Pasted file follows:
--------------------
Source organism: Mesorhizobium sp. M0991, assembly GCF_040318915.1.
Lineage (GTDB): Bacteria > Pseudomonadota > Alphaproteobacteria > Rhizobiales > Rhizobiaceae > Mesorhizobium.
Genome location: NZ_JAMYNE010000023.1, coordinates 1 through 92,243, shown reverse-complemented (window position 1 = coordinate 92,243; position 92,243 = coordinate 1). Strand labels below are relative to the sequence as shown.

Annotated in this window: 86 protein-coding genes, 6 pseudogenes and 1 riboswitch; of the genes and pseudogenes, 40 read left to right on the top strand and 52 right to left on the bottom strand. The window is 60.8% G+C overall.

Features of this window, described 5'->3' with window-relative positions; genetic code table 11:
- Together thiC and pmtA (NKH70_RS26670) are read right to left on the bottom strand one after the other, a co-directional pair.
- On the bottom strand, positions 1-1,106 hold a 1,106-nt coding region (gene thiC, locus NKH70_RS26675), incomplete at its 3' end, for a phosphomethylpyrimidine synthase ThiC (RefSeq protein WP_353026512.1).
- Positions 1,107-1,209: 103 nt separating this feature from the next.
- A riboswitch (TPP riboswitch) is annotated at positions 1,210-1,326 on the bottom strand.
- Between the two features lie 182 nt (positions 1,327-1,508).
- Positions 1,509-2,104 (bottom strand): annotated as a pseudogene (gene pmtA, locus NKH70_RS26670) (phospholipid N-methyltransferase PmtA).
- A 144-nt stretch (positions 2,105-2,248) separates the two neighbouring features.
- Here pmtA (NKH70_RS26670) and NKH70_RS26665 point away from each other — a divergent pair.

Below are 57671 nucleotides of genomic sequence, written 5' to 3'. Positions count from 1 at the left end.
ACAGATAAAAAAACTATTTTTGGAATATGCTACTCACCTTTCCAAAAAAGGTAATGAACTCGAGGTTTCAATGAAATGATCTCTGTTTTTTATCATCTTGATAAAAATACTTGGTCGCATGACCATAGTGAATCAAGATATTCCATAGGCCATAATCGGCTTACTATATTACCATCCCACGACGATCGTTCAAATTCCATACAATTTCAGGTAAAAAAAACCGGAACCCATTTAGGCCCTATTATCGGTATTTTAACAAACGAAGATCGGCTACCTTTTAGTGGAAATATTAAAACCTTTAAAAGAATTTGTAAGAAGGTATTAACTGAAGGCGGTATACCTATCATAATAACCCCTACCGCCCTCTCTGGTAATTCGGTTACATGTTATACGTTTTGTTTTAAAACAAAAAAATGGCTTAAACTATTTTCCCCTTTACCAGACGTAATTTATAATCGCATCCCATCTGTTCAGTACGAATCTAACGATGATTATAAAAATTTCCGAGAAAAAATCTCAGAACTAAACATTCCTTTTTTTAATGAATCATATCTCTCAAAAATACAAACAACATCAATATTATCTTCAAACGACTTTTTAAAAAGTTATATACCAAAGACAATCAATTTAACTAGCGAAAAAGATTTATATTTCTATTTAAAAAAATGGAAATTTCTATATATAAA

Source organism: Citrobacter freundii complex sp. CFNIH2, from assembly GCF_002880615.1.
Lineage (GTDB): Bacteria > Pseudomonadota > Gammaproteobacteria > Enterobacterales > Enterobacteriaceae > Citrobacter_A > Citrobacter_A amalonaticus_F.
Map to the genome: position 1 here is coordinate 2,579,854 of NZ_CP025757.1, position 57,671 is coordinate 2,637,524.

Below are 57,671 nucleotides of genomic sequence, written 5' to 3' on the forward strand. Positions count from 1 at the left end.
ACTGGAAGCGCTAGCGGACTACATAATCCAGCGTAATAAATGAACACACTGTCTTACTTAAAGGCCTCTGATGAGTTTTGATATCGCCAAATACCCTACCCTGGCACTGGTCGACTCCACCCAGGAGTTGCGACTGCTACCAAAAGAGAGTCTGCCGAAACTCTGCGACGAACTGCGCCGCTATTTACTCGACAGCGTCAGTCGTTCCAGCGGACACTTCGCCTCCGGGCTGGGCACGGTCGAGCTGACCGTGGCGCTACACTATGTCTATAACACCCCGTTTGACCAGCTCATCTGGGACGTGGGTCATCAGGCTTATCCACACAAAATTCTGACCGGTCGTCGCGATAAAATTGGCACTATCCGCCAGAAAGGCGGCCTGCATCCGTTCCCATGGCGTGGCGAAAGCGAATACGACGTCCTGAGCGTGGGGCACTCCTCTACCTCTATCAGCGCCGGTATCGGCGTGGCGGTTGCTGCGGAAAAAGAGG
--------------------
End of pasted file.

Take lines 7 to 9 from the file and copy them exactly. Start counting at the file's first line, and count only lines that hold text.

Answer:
- On the bottom strand, positions 1-1,106 hold a 1,106-nt coding region (gene thiC, locus NKH70_RS26675), incomplete at its 3' end, for a phosphomethylpyrimidine synthase ThiC (RefSeq protein WP_353026512.1).
- Positions 1,107-1,209: 103 nt separating this feature from the next.
- A riboswitch (TPP riboswitch) is annotated at positions 1,210-1,326 on the bottom strand.